Johnson produced several e-mails tracing the communication. In an e-mail dated June 28, 2012, Village Councilman Mike Payton wrote, “As per our conversation this morning, I am forwarding this to you for your thoughts:
I was glad you are interested in a combined meeting of the two councils (NB & Ports). Among possible discussion points that I would like to see on a proposed agenda are the following: *Discussion on the current floodwall certification status. *Discussion on the sewer situation in both Portsmouth and New Boston and Federal/State EPA involvement. Please feel free to add to this list as you see fit. As we discussed this morning, I am in total agreement more communication lines need to be opened between both councils as more situations involving the two communities are continuing to evolve. This is absolutely no reflection on any staff working for either entity but just the nature of political bureaucracy. I would recommend that any such meeting be held no earlier than 6 p.m. due to several councilmen in both cities having jobs where daytime meetings are impossible. I also recommend that both solicitors are present as well as mayors and selected staff. One final recommendation is that we have this meeting sooner than later. I propose by mid July. I look forward to receiving your thoughts.”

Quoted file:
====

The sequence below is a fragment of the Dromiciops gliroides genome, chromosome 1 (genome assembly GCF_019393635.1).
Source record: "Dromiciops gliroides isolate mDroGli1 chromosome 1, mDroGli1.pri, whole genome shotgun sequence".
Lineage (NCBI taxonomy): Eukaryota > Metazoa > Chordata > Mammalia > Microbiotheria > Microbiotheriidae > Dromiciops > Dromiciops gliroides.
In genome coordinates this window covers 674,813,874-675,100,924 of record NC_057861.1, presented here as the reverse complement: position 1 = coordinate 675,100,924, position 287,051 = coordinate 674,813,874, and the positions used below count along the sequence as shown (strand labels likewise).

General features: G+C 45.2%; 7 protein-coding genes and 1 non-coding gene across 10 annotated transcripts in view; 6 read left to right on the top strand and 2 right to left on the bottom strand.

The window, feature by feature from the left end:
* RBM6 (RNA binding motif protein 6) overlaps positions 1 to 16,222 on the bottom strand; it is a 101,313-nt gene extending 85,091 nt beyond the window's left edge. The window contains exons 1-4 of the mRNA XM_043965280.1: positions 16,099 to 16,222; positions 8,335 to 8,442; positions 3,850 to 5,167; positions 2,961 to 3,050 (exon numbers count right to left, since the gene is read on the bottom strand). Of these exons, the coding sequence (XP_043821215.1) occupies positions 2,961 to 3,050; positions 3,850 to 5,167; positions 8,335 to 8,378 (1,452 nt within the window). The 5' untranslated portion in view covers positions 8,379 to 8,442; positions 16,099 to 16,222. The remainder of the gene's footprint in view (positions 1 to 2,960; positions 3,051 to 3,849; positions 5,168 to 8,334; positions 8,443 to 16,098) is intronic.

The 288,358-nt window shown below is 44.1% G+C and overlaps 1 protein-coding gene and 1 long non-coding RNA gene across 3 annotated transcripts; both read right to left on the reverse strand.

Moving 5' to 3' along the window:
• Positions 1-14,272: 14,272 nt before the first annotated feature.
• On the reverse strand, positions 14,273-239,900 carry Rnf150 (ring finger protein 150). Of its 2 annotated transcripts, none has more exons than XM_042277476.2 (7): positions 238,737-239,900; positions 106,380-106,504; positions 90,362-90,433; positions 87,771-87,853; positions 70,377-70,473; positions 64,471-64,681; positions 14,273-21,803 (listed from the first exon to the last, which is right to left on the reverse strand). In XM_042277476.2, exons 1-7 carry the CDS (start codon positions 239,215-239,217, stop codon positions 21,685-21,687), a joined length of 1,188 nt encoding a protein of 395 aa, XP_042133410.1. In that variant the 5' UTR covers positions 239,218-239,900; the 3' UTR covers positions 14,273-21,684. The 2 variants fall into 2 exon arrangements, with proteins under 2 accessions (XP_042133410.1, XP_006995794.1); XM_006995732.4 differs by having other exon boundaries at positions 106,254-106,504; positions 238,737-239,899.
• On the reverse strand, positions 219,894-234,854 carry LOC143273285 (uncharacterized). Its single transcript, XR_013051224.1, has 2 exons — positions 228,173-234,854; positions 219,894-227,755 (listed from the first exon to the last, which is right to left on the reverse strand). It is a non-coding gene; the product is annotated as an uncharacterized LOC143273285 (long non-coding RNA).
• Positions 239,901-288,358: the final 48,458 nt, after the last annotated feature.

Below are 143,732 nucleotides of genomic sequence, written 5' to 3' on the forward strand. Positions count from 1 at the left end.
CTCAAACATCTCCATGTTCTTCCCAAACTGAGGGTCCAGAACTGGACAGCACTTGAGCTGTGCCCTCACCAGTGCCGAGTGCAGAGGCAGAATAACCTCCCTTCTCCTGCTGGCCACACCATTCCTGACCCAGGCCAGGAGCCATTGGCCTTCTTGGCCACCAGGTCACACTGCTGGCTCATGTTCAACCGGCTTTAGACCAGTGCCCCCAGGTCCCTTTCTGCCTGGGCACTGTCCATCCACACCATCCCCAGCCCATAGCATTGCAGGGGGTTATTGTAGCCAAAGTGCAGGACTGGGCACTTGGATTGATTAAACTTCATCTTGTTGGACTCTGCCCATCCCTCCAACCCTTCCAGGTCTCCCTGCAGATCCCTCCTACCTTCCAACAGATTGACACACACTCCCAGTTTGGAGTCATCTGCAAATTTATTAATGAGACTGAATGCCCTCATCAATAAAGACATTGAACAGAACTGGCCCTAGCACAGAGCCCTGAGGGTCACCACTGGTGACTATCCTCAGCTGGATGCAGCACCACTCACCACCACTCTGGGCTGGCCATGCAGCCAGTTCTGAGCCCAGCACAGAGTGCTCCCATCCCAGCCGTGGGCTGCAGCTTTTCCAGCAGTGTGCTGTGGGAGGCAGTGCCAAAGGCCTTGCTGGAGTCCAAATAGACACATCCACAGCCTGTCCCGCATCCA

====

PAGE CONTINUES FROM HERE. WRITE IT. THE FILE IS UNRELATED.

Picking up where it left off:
Johnson said he and then-president of Council John Haas sent a series of e-mails, with no response. Johnson said in a Jan. 13, 2013 e-mail sent to New Boston officials, he reacted to a story in the Daily Times with, “Last year, in response to an e-mail from Mike Payton on June 28 (see below) I tried my best to schedule a joint meeting of our respective city-township executives and councils; to no avail… not even after the issue appeared in the Portsmouth Daily Times (see http://portsmouth-dailytimes.com/bookmark/19163356). (that story was dated July 1, 2012, and read, in part - ‘Members of two different councils are calling for a joint meeting to go over several important issues. After a conversation, New Boston Village Councilman Mike Payton sent an e-mail to First Ward Portsmouth City Councilman Kevin Johnson.’) Not one response from any of you to numerous e-mails that I and others had sent or forwarded you concerning this potential to open lines of communication, work towards addressing mutual issues of concern and, thereby, potentially avoiding misunderstandings, lack of advance warning and flare-ups as we all saw in this morning’s paper.”
Johnson said, again, there was no response. He said Haas tried to set up a format that would set a meeting in Portsmouth followed by a meeting in New Boston. He said there was still no response
“I mentioned to the mayor (James Warren), come on, if you’re upset with us, either incorporate with Portsmouth, or set up your own services,” Johnson said. “If you won’t even talk to us, for God’s sake, and you want to go to the paper, give me a break.”